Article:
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The Congregational and Christian Churches.

The organic union of these two bodies was favorably acted upon by the National Council of Congregational Churches meeting in Detroit, May, 1929, and the General Convention of the Christian Church at Piqua, October 25, 1929. Under the name of the Congregational and Christian Churches, the two communions alike maintain the independence of the local congregation, subject to no higher judicial church body and at the same time the duty of the congregations to take counsel together and co-operate together. The history of the Congregational churches in the United States goes back to Plymouth, 1620; the Christian Church to the last years of the eighteenth century. The "Principles" 945of the latter body are expressed in the statement: 'The Church of Christ is One; it embraces all those who have been accepted by Christ as his real disciples; and, in its whole and in its parts, it should be so organized, named and governed as to include all and exclude none of those whom Christ has so accepted.' As for fixed formulas, its position is set forth in the words, 'The Holy Scriptures are our only creed.' In 1929 its membership was 99,749 and in union with the Congregationalists the membership is more than 1,000,000. The Plan of Union provides for 'immediate practical unity' and 'complete union into a single body' to be consummated at a joint meeting of the National Congregational Council and the General Convention of the Christian Church at Seattle, 1931. At that time, it is proposed 'to adopt a constitution and organize.' In the meantime a volume has been issued, 1930, in New York and Dayton, the headquarters of the Christian Church, combining the Congregational Year Book and the Christian Annual with 427 pages, and giving statistics of both bodies. The book is pronounced 'an evidence of the reality of the union.'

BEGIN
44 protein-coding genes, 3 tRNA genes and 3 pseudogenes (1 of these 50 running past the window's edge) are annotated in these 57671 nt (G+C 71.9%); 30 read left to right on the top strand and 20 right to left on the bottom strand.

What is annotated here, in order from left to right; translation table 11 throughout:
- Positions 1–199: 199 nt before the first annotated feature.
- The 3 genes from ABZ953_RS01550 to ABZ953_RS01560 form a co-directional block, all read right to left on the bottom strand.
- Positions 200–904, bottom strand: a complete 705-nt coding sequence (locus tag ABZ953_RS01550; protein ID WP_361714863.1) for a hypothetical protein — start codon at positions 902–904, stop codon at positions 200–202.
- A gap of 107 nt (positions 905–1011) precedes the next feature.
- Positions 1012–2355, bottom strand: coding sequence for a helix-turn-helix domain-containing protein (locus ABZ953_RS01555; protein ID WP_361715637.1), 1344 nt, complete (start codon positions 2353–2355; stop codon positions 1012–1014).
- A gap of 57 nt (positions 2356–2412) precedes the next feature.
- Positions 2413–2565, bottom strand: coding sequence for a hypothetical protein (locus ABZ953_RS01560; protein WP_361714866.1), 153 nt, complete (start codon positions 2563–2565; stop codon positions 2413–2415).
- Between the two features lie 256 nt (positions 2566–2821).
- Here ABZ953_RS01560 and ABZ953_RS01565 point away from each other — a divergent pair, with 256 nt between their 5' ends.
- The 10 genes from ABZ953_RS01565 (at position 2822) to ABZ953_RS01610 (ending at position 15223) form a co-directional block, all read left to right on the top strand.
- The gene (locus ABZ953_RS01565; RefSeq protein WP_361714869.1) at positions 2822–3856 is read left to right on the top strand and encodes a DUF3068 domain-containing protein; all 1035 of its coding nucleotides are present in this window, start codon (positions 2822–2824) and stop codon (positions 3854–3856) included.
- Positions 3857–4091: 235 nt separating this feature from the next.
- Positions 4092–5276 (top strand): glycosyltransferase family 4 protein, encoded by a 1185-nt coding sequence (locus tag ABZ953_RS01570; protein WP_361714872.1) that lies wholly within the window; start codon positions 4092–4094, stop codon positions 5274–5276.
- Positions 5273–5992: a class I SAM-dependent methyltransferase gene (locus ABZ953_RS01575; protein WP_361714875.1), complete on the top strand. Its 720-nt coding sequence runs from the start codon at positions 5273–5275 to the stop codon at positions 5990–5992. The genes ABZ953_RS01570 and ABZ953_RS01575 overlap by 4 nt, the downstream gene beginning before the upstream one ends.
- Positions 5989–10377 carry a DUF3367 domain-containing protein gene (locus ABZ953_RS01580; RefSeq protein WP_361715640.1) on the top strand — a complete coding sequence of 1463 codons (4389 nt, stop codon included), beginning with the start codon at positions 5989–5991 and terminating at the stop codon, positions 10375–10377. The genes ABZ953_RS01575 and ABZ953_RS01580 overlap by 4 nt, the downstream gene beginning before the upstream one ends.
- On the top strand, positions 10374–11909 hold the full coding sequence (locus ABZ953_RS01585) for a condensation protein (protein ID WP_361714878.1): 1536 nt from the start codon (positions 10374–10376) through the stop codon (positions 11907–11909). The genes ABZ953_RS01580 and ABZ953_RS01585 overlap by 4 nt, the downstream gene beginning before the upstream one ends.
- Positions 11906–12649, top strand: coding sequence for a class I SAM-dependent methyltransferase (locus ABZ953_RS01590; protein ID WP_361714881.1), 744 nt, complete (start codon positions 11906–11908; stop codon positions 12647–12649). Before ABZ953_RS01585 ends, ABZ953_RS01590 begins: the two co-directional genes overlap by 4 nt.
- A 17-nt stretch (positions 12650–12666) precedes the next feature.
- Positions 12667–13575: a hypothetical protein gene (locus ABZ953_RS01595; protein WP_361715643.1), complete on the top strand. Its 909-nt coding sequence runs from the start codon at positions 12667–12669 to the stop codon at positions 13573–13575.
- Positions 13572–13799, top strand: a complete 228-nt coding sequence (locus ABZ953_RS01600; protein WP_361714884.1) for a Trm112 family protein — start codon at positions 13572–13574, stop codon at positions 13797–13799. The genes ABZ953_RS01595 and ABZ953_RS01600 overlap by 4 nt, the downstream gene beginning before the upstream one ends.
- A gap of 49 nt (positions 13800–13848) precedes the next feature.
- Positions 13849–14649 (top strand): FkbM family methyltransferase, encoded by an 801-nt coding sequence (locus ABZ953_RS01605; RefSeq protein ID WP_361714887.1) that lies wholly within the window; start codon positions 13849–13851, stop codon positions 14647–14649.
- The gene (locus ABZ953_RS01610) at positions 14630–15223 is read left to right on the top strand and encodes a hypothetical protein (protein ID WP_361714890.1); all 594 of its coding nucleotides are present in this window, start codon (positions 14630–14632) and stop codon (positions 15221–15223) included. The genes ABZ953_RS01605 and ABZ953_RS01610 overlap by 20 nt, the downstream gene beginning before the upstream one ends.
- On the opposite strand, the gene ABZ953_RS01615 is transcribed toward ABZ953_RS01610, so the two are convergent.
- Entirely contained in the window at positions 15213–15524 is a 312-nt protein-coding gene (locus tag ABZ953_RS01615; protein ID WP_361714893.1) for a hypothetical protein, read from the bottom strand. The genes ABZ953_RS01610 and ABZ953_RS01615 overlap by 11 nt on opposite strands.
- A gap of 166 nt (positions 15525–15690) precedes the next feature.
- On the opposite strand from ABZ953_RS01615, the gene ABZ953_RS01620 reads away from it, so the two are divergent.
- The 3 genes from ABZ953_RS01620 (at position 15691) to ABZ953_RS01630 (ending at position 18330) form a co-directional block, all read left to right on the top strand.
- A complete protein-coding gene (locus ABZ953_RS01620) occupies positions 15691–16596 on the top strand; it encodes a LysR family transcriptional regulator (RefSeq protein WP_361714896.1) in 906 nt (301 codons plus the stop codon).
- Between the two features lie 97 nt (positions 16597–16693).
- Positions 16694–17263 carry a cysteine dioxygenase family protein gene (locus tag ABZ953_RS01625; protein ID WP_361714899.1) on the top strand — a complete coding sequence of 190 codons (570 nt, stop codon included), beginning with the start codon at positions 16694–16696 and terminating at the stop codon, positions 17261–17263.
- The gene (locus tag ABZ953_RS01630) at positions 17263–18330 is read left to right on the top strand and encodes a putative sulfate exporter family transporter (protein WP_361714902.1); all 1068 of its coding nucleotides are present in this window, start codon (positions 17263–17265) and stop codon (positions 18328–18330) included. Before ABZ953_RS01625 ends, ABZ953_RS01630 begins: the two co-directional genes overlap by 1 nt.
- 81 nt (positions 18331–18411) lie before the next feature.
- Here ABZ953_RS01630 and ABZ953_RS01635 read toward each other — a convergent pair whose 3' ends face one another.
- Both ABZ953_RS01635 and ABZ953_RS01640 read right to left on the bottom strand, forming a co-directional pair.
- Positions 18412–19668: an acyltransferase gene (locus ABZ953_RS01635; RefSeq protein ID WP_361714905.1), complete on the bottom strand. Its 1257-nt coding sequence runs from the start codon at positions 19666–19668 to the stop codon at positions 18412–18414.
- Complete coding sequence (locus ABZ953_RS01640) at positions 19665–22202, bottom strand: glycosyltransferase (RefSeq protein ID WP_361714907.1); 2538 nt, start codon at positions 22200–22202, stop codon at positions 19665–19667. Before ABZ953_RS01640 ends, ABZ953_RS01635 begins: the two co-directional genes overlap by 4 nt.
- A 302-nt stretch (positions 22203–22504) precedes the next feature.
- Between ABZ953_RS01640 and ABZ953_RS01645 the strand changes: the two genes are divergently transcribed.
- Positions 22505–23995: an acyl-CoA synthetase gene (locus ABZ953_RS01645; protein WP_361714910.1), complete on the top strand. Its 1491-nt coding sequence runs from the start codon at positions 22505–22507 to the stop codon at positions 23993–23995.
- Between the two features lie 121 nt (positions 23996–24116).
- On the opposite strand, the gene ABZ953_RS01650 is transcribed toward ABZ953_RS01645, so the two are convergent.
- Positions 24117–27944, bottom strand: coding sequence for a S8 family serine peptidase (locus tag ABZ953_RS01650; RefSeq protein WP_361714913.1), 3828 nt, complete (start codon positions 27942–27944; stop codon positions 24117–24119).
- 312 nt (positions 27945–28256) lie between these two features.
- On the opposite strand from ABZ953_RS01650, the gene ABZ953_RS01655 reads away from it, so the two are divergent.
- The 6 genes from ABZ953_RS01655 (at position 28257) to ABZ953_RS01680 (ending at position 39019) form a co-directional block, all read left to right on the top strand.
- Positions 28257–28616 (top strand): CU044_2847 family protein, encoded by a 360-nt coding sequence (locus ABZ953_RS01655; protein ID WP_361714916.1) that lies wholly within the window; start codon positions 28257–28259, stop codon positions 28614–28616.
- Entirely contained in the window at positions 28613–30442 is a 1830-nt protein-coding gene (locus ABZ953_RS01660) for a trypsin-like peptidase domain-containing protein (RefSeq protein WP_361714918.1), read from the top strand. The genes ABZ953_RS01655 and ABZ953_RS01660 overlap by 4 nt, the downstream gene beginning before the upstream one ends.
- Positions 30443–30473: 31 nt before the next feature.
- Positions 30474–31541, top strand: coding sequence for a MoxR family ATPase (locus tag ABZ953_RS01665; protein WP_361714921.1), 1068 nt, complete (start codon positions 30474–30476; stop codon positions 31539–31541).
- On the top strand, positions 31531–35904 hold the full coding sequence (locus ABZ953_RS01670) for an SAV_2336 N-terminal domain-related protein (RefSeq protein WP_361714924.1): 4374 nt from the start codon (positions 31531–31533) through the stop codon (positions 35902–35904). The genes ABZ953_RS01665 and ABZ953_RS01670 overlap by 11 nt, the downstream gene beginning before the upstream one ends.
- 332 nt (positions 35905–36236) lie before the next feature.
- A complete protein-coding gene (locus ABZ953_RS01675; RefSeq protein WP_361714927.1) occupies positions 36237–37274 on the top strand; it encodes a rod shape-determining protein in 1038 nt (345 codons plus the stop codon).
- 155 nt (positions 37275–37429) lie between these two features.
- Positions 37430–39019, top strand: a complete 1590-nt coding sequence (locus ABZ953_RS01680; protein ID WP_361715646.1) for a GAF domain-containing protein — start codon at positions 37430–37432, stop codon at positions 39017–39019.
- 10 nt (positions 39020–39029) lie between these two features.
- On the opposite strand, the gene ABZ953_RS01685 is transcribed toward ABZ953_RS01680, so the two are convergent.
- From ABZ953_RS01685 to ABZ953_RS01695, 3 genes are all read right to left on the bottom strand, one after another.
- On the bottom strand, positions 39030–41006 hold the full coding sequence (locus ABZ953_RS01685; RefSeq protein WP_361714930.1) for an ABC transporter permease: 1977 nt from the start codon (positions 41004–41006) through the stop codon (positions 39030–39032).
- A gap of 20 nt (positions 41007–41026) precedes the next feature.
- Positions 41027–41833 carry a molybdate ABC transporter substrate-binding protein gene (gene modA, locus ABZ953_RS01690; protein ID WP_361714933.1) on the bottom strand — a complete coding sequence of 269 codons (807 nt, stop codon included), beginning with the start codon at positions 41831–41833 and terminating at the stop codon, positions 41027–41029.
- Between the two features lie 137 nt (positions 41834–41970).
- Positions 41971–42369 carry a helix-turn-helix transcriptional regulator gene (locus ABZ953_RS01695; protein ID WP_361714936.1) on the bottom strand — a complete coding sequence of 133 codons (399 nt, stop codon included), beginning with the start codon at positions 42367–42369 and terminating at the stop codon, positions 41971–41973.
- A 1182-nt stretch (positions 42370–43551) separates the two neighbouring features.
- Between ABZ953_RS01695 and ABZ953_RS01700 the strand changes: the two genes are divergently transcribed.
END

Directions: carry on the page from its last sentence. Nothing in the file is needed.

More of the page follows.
The Plan of Union issued by the General Council made up of members of the two bodies sets forth the basis of union in these words:

The basis of this new relation shall be the recognition by each group that the other group is constituted of the followers of Jesus Christ. Each individual church and each group of churches shall be free to retain and develop its own form of expression. Finding in the Bible the supreme rule of faith and life, but recognizing that there is wide room for differences of interpretation among equally good Christians, this union shall be conditioned upon the acceptance of Christianity as primarily a way of life, and not upon uniformity of theological opinion or any uniform practice of ordinances.

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